The recent debate around Mitt Romney and the role of Bain Capital in job losses has created an important line in the sand for corporate responsibility. Steve Rattner, former ‘Car Czar’ for the Obama Administration, defended Romney in an important statement on TV. He said:

Image“Bain Capital’s responsibility was not to create 100,000 jobs or some other number, it was to make profits for its investors, most of whom were pension funds, endowments and foundations and it did it superbly well, acting within the rules, acting very responsibly and was a leading firm”

The important argument that Rattner makes here is that the responsibility of a company is (1) to make profit for its investors and (2) to act within the rules – which I interpret to mean law and regulation.  I interpret the  reference to “acting responsibly” to be an affirmation of the previous statement that Bain acted within the rules.

In stark contrast, but providing another equally valuable line in the sand, in the January/February issue of CR Magazine, David Ohreen, assistant professor of general education at Mount Royal University in Calgary Alberta, argues that companies should be giving a lot more money to charities to meet their ethical and moral obligations to society.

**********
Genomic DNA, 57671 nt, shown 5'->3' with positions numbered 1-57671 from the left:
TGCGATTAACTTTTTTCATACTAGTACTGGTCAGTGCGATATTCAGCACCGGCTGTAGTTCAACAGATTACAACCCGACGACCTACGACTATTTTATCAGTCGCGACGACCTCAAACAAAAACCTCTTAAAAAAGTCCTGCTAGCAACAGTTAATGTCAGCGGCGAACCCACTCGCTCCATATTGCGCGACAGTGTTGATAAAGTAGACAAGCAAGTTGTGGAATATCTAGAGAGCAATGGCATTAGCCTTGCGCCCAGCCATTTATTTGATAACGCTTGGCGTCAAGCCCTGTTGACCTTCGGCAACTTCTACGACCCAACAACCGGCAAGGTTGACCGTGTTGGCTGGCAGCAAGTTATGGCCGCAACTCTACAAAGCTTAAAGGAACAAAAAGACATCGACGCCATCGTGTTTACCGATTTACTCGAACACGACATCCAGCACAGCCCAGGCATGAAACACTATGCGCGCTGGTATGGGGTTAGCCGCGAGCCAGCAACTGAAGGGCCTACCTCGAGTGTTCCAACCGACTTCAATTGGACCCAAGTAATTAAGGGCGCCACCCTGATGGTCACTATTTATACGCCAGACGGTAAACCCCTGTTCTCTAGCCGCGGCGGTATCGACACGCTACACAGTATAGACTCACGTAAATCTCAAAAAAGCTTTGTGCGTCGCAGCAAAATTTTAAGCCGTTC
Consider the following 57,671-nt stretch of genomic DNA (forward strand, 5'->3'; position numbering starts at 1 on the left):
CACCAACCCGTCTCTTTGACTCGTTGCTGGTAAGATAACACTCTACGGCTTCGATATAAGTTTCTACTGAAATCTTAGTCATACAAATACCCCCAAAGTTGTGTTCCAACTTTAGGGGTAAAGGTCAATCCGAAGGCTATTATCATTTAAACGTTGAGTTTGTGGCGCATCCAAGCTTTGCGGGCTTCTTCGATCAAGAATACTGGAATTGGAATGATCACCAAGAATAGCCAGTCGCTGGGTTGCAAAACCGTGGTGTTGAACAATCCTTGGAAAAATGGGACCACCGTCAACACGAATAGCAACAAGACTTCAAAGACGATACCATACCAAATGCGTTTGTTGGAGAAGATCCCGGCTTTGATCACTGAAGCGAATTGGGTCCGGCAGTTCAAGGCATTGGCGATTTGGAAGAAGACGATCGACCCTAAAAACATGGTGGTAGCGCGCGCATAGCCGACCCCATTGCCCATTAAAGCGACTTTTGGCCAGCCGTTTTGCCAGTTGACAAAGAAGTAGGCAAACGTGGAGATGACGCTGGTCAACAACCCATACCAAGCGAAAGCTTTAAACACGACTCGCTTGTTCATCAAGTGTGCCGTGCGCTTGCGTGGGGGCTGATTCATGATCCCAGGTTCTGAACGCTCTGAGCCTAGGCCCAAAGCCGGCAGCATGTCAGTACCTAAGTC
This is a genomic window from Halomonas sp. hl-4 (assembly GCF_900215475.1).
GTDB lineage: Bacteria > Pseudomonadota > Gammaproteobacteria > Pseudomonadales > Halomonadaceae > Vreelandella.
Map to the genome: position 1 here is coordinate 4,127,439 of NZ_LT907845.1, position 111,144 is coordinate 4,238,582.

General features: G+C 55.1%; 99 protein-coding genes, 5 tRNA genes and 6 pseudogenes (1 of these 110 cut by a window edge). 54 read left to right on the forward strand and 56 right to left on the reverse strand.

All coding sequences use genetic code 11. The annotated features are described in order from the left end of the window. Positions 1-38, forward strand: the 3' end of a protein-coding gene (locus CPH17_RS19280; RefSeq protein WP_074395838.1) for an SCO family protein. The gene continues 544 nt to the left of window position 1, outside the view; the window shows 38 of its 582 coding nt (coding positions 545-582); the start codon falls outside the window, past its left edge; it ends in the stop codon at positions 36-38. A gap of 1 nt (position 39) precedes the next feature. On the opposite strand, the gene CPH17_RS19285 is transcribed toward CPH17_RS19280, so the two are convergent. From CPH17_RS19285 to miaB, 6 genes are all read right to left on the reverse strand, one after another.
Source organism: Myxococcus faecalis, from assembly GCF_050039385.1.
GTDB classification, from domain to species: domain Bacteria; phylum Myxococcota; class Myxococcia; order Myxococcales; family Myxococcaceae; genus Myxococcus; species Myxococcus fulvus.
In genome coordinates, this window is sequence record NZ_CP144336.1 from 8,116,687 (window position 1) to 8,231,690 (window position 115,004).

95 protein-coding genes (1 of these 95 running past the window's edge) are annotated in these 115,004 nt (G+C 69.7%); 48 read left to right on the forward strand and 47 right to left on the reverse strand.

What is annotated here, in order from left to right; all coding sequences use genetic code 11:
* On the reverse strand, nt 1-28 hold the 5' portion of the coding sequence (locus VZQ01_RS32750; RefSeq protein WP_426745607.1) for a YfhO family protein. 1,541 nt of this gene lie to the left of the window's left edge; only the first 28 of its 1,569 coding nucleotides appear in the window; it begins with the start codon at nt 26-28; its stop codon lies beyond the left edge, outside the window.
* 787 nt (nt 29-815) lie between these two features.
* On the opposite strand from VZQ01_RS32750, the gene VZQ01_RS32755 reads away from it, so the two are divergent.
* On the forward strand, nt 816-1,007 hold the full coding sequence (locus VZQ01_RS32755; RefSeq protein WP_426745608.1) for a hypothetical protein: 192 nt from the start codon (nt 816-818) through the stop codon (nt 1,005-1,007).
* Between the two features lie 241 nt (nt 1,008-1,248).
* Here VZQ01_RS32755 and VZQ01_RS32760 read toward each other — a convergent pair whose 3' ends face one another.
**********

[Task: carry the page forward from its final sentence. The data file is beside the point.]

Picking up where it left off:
I disagree with both Rattner and Ohreen. I believe companies do have a duty to society (and the environment) beyond following the law and making a return to shareholders. And that is the case even if the shareholders are 100% pensions, endowments and foundations.

I don’t think the law provides a definition of good and bad. Being on the wrong side of a well written law certainly should define bad, but being on the right side of it does not always define good.

I believe that companies have a duty to provide an overall positive impact on society and the environment.  This is incredibly hard to measure, but hard to measure doesn’t invalidate the intent. It may be delivered through a multitude of combinations and permutations of investment returns, jobs, taxes, philanthropy, product impact, operational impact, supply chain spend, advocacy, leadership and probably other aspects I have missed. But it is certainly not defined just by investment returns within the law and, I am afraid to say, it is not primarily delivered through philanthropy either.

It is the net impact of the sum total of all these activities that we should ultimately use to judge a company and the actions of its leadership. Taking any of these activities in isolation proves nothing.